HEAVY engineering company DavyMarkham is targeting a 10 per cent improvement in manufacturing efficiency after introducing the Japanese ‘5S’ programme at its Sheffield plant.
The 5S workplace organisation programme is being introduced throughout the Darnall-based company’s production departments and workshop to boost capacity as well as efficiency and is already having an effect, according to continuous improvement manager Peter Cross.
“It has helped speed up the work we do and minimise time wasted searching for tools and equipment,” said Mr Cross.
“This helps the company complete projects to schedule and secure the future work load. It has also been a great way for us to review and maintain standards.
“Implementing this programme caused a significant change in culture for staff to begin with but it has been widely embraced throughout the company. Staff are more positive about the effect it has on their working environment, the benefits on health and safety and proficiency.”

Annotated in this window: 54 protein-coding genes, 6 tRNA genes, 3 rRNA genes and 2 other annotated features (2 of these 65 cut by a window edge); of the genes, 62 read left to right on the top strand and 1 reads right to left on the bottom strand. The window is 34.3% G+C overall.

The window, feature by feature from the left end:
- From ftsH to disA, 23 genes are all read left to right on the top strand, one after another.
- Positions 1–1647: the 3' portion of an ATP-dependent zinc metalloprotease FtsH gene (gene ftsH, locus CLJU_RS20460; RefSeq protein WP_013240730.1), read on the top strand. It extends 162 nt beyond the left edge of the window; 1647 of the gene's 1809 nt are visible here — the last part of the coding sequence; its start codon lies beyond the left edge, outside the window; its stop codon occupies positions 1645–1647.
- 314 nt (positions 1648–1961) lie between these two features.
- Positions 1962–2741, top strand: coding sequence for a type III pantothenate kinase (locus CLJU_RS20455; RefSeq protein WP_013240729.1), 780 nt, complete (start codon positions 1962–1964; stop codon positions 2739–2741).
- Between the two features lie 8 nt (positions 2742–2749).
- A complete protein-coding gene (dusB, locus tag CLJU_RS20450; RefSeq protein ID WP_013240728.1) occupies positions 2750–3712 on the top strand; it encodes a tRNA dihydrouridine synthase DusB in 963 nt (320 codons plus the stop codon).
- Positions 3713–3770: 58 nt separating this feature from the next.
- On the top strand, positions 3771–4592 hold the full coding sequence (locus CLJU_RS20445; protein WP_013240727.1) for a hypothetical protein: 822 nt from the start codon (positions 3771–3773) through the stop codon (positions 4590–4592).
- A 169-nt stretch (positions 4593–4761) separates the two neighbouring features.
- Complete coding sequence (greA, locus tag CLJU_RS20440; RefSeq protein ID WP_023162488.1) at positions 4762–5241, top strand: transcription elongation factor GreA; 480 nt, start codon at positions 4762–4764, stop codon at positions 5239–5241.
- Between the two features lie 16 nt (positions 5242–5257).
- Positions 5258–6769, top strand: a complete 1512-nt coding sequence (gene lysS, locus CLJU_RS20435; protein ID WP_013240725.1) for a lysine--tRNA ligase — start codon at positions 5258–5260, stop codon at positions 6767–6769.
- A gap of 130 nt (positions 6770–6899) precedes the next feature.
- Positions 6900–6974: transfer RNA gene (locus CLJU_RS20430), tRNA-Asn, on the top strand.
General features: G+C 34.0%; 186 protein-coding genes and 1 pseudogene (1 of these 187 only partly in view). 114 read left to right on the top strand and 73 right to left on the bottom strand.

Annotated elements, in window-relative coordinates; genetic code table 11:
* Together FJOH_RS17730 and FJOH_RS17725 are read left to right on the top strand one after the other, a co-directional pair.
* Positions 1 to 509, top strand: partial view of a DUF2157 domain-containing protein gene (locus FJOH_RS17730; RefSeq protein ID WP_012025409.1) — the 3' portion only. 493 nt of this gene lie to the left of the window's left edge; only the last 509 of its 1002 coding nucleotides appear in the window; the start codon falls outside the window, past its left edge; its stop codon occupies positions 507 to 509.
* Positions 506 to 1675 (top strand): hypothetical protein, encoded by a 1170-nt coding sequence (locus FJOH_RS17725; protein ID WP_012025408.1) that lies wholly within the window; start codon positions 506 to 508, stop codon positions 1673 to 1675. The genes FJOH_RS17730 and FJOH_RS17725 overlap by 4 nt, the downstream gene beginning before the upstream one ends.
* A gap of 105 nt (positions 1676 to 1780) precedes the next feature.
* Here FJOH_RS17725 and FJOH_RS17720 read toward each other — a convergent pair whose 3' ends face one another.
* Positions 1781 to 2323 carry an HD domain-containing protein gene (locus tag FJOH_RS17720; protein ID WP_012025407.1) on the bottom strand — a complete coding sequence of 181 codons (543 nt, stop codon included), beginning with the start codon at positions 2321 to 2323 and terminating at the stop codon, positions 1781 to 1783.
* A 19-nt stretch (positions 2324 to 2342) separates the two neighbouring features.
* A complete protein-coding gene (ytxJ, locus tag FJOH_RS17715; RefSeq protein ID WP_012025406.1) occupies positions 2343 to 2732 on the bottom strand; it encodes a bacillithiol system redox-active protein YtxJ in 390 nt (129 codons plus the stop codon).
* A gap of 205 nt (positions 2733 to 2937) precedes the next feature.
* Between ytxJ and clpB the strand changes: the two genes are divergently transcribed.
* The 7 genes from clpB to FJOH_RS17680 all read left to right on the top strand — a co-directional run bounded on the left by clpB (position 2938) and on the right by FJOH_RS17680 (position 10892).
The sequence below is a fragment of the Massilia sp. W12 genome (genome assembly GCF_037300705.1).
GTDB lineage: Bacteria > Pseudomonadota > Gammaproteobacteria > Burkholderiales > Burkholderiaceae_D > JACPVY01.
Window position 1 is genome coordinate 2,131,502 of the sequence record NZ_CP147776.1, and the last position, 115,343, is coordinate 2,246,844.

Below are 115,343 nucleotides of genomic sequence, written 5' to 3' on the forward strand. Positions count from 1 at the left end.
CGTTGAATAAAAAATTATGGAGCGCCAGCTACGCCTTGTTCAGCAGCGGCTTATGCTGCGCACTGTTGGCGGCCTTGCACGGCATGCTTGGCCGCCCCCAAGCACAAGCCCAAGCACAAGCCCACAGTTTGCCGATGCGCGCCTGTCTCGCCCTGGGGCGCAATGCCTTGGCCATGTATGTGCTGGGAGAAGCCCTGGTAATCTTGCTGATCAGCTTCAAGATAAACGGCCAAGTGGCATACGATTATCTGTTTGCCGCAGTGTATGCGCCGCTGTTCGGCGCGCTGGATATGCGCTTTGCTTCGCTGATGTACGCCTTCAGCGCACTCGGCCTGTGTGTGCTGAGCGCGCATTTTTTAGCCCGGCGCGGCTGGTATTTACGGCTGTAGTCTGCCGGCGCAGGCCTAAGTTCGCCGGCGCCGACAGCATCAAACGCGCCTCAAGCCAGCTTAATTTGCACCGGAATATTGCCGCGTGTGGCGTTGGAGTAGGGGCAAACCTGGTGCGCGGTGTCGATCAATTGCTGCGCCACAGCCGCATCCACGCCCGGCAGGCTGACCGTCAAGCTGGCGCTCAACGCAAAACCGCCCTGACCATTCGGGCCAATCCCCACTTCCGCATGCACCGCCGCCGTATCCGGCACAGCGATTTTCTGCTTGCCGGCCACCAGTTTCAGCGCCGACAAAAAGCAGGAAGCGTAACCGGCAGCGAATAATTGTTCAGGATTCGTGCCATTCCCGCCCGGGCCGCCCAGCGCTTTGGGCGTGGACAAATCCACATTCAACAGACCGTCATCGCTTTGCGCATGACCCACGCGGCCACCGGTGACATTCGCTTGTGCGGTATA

DavyMarkham says the process can take up to six weeks to complete when it involves the company’s largest and most complex machinery, which include enormous machine tools that are so big a man could walk through them.
As part of the programme, mechanical maintenance supervisor Dave Bacon has designed and made a welding boom work station which lifts all electrical cables and air lines off the fabrication shop floor, creating a much tidier and safer working environment.
Meanwhile, Peter Cross has introduced a ‘Robocrib’ electronic dispenser which monitors and controls the materials staff use more efficiently.
In Japanese, 5S stands for Seiri, Seiton, Seiso, Seiketsu and Shitsuke, five words which roughly translate as Sort, Set in order, Shine, Standardise and Sustain. The 5s programme begins with sorting through working areas to identify essential tools and equipment and creating an optimum working system which maximises efficiency.
Set in order involves labelling and storing the essential tools in a way that promotes a safe and efficient working, while the ‘shine’ element is designed to minimise spills, leaks and untidiness.
The process is then standardised throughout workshop areas and sustained by workers spending five minutes a day cleaning and tidying up.